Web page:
From what I remember, Spot Welders are Resistance Welders...is this correct?
If yes, then the operational characteristics of a typical unit will have a very high inrush load current - which is sustained for a long period of time, with the load current becoming slightly reduced as the contacting points increase in heat.
Voltage drop - and system loading, will always be problem factors with Resistance Welding Equipment.
If possible, place them as near to the Service Equipment as possible. This may assist with the Voltage Drop problem for the Resistance Welders.
The extended surges of these welders will affect the remainder of equipment on your Load side of the KWh Meter - AND others on the Secondary side _ AND the Primary side (when the Primary Feeders are long, loaded and small in size).
Also, the KVA size of the Power Company's Transformer (or network) will totally affect + be affected by these welders - and overall, the system's Voltage.
Many PoCo's (Power Companies / AKA "Utility Companies") have certain demand calcs for "Welder Service" (found in their "Description of Service Manuals" or "Electrical Service Requirements Manuals").
Typically, Motor Generator type Welders & Transformer Arc type Welders are in a "Class" where ratings are taken at 100% nameplate values; whereas Resistance Welders are classed in multiple factors - depending on the exact task type and overall "Tweeks" of the Welders.
As to the existing setup - where the large capacity (nameplate 400A, 380 volt) spot welders are causing lighting etc to dim:
[*] What is the nominal load (KVA / Amperes, etc.) at the time of dimming lamps?
[*] What type of Lamps are dimming? HID, Fluorescent, Incandescent, All,
[*] What is the intensity of Lamp Dimming + time duration?
[*] What is the KVA rating of the PoCo Transformer feeding your Service?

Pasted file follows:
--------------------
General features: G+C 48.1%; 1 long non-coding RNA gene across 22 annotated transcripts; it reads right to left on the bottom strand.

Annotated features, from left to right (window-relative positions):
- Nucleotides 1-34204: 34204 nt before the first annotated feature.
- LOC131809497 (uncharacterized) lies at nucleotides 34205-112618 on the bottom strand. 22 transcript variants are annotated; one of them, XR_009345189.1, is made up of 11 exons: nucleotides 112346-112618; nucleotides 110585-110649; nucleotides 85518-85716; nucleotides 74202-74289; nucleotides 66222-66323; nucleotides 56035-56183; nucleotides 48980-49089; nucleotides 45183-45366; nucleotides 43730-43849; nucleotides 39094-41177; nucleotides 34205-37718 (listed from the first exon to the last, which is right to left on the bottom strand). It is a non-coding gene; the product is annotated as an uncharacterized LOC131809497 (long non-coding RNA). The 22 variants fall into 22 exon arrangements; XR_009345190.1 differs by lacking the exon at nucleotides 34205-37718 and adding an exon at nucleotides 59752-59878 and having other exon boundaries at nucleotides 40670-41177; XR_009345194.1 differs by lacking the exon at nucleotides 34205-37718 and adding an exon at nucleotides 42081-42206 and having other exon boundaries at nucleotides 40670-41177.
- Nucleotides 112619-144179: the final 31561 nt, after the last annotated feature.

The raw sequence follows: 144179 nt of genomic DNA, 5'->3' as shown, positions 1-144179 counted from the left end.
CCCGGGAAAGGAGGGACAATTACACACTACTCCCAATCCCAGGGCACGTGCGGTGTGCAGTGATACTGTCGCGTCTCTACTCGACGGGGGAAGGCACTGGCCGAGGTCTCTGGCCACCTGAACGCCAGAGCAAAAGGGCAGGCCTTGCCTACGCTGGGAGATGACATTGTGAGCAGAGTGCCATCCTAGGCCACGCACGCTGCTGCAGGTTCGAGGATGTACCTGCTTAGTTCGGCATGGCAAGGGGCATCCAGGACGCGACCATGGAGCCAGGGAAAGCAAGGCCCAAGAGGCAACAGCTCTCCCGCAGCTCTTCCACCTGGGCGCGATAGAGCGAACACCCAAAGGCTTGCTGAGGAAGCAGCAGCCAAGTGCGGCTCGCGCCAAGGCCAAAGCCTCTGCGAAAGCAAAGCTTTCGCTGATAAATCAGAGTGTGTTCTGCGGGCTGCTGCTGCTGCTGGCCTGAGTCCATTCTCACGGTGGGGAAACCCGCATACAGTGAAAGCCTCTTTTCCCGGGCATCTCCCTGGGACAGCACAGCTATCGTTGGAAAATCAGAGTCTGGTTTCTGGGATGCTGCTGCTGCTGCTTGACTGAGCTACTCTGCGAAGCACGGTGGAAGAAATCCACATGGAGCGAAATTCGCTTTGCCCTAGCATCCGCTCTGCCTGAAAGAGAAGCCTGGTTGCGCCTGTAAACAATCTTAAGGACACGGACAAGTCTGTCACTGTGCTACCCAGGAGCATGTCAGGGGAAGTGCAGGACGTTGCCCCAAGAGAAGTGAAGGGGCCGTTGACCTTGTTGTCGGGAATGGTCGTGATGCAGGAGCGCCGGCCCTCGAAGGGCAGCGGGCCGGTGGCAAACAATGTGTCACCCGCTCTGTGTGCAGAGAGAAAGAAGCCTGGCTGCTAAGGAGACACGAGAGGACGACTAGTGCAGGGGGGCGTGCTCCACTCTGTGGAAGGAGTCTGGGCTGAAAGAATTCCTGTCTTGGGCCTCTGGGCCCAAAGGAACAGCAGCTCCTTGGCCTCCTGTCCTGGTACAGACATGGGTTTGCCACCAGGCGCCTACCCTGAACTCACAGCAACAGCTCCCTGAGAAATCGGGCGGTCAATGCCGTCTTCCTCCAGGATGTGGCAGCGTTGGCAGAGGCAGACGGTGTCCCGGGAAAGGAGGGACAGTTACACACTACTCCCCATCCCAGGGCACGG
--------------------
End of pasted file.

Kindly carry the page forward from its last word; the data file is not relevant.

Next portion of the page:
[*] What is on the same feeder(what other equipment - if any) which the Spot Welders are connected to?
[*] Does this Lamp dimming problem occur during certain time periods, or is it something that would happen at any time - day or night - weekday or weekend?
I am thinking maybe there's a System Capacity issue.
If the Circuitry feeding the Welder has Capacity + compensated for long distance run, then the Voltage Drop at the Welder should be minor - and the entire system would react accordingly to the sudden surge + extended load.
Incandescent type Lighting will show the most drammatic effects. Fluorescent Lamps will react as well, but not as much as Incandescent Lamps.
HID Lamps may diminish in intensity, or may completely restart - all depending on the type of Ballast used and the Lamp Characteristics (+ age of Lamps too!).
Insufficient Circuit size to the Welder may result in less effects to Lighting (as would be seen with proper size circuitry), and would place the Votage Drop problems mostly on the Welder - at the Welded Work it's self.
Take a look at these items I have listed here, then apply them to the Project.
Let us know the results!
Scott " 35 " Thompson
Just Say NO To Green Eggs And Ham!